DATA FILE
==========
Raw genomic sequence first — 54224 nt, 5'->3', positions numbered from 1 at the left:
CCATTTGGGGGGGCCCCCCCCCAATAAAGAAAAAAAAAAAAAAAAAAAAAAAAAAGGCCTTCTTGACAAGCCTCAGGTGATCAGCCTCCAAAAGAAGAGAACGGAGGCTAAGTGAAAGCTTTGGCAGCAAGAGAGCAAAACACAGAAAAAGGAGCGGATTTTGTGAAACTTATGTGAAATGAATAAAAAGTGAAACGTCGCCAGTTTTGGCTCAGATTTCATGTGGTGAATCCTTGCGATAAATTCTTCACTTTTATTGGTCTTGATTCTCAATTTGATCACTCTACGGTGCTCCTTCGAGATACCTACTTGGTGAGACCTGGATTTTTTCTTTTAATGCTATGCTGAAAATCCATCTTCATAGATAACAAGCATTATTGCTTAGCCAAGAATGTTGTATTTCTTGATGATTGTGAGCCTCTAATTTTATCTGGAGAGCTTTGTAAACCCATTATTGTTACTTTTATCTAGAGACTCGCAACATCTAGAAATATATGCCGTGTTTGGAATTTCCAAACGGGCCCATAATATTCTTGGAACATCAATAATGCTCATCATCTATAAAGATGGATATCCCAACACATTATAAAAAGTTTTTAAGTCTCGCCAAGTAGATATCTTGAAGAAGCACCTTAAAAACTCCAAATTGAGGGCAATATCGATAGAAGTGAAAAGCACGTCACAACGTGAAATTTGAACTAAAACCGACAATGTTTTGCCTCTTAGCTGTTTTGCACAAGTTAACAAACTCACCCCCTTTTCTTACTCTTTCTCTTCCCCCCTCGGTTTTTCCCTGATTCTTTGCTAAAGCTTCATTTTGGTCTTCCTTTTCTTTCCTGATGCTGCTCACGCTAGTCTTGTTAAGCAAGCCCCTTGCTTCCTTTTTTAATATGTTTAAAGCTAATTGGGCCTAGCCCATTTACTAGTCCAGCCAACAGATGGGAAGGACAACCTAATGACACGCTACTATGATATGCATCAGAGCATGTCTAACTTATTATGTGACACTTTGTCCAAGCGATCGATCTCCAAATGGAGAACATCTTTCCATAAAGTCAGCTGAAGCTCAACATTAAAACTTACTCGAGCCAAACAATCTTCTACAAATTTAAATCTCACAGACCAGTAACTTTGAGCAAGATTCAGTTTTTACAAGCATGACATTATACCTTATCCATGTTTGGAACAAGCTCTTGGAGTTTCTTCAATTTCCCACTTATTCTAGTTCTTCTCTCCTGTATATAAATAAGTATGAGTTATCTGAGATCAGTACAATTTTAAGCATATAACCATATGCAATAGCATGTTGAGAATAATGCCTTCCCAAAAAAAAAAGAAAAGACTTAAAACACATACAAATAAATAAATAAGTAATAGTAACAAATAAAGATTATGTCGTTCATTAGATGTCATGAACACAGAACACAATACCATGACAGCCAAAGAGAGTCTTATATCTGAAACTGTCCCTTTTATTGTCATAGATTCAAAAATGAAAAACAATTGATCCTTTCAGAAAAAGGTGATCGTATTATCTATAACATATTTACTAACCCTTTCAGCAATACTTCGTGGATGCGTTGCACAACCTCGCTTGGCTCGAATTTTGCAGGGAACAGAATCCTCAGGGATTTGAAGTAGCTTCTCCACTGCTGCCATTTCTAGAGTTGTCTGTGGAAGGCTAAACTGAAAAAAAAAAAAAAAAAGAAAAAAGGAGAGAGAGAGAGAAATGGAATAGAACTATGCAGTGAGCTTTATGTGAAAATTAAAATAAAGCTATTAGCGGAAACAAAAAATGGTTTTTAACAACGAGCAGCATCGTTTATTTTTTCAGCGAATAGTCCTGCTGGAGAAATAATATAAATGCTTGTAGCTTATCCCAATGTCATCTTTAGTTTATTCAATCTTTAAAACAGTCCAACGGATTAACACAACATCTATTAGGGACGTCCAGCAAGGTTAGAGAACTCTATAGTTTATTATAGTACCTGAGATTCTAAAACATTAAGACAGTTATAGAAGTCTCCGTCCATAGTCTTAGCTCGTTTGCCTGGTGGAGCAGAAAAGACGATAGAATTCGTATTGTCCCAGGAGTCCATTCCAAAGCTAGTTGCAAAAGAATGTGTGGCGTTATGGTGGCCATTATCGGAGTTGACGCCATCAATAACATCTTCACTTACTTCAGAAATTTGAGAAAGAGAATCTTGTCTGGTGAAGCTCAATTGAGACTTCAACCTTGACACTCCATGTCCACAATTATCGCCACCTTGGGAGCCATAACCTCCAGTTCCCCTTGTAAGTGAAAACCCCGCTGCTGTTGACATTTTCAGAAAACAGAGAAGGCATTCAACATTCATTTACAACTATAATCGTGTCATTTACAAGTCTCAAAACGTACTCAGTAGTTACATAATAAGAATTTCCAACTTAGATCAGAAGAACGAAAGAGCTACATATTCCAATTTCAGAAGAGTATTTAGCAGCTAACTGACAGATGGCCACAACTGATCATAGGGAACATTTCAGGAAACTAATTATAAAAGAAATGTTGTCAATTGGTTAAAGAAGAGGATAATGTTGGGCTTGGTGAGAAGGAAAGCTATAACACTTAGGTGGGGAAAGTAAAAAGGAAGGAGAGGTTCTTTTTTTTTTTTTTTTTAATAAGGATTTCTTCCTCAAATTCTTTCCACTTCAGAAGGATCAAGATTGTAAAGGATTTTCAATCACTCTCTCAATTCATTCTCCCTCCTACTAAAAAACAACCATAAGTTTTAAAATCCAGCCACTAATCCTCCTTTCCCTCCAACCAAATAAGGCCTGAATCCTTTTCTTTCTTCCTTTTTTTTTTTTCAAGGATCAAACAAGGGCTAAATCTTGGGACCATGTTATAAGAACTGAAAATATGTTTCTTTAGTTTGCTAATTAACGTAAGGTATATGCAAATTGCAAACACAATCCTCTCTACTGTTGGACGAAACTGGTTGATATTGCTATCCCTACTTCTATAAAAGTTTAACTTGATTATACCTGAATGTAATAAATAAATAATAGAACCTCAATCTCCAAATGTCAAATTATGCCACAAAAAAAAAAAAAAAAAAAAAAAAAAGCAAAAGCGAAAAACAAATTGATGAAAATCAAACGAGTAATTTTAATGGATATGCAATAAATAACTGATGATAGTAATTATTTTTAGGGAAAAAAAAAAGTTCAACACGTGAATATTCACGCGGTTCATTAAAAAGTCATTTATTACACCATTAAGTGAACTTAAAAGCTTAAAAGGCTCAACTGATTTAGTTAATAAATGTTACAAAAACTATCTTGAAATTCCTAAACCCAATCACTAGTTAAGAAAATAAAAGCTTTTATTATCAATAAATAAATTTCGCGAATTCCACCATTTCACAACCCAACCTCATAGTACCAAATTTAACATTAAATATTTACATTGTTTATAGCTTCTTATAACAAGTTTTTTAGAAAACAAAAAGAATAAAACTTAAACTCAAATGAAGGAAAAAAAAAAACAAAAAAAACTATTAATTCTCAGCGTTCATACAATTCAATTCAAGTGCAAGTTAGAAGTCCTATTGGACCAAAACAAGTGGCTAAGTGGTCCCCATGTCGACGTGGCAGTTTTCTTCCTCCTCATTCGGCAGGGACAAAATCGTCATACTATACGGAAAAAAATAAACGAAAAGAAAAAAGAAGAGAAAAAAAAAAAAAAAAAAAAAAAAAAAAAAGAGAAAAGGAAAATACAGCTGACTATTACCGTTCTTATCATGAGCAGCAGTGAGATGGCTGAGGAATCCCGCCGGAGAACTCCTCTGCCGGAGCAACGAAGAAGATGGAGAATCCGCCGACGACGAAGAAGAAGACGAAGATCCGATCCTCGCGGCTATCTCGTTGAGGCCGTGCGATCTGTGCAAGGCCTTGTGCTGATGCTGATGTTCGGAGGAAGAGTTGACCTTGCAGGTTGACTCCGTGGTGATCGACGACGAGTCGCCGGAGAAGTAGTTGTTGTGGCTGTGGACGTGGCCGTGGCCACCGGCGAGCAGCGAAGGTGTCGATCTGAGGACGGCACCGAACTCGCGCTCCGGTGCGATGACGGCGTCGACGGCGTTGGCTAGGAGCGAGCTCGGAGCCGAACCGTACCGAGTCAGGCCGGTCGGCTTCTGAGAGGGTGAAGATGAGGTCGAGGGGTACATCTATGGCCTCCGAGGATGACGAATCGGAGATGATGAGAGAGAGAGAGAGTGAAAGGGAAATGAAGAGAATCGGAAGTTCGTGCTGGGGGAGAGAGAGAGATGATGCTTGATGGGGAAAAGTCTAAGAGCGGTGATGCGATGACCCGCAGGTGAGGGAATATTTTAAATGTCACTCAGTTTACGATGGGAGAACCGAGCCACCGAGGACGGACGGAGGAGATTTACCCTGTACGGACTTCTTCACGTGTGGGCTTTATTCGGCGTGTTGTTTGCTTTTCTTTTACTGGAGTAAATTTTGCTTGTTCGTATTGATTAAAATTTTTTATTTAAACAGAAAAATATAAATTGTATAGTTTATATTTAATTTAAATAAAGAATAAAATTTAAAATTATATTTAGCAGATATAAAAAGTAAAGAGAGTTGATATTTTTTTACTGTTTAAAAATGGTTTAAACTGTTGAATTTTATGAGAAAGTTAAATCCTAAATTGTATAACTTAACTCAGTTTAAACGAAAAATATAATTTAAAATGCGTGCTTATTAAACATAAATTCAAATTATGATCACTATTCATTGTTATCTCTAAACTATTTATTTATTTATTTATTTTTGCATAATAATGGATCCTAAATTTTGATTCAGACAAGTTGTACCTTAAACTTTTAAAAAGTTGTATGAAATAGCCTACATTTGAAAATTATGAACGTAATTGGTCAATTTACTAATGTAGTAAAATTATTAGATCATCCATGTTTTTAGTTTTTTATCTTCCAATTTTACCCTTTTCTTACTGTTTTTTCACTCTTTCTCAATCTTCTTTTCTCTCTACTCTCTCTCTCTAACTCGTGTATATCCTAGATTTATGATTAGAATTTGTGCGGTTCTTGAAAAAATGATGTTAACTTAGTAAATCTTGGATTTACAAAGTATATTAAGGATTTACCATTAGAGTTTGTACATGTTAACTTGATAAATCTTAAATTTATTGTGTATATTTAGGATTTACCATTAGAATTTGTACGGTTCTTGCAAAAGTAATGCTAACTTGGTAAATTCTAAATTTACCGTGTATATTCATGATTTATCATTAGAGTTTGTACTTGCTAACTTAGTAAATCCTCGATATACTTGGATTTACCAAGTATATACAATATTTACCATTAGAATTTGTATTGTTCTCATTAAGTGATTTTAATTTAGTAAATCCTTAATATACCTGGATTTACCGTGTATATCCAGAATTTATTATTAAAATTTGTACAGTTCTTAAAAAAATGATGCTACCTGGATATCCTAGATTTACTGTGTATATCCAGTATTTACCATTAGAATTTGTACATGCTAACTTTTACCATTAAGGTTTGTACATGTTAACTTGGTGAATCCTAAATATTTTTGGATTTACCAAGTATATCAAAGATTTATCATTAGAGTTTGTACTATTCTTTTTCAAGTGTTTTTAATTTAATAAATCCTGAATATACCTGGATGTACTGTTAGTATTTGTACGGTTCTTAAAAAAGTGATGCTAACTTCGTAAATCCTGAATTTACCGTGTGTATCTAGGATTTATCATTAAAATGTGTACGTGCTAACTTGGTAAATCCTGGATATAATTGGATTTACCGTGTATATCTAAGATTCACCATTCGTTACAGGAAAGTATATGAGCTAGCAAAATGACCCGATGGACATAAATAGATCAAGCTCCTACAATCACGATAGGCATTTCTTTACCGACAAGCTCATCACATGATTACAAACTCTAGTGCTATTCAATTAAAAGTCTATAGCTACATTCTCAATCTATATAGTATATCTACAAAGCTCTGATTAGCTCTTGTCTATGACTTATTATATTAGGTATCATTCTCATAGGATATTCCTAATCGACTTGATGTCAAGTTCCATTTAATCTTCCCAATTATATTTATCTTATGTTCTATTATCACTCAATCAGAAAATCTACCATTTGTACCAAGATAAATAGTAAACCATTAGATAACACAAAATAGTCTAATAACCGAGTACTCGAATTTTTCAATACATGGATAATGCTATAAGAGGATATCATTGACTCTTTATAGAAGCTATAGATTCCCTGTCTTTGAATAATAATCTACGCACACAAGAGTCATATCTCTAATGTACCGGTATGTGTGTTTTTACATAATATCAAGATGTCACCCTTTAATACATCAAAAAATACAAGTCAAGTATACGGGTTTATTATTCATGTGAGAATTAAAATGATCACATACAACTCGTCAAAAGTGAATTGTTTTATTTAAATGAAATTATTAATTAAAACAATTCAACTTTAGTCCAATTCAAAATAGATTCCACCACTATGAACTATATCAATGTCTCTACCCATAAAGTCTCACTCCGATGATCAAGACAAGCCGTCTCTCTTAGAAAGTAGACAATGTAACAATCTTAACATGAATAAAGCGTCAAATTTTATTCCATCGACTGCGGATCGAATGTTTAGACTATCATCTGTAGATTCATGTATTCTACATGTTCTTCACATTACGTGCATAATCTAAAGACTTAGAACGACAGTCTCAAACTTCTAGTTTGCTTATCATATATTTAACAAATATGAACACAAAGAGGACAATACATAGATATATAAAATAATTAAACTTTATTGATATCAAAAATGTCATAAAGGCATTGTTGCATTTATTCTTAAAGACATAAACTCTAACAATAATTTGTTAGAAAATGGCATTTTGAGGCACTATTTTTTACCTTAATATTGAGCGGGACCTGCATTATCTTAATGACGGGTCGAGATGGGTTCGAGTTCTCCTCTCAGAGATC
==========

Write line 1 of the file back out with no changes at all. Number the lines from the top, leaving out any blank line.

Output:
Raw genomic sequence first — 54224 nt, 5'->3', positions numbered from 1 at the left: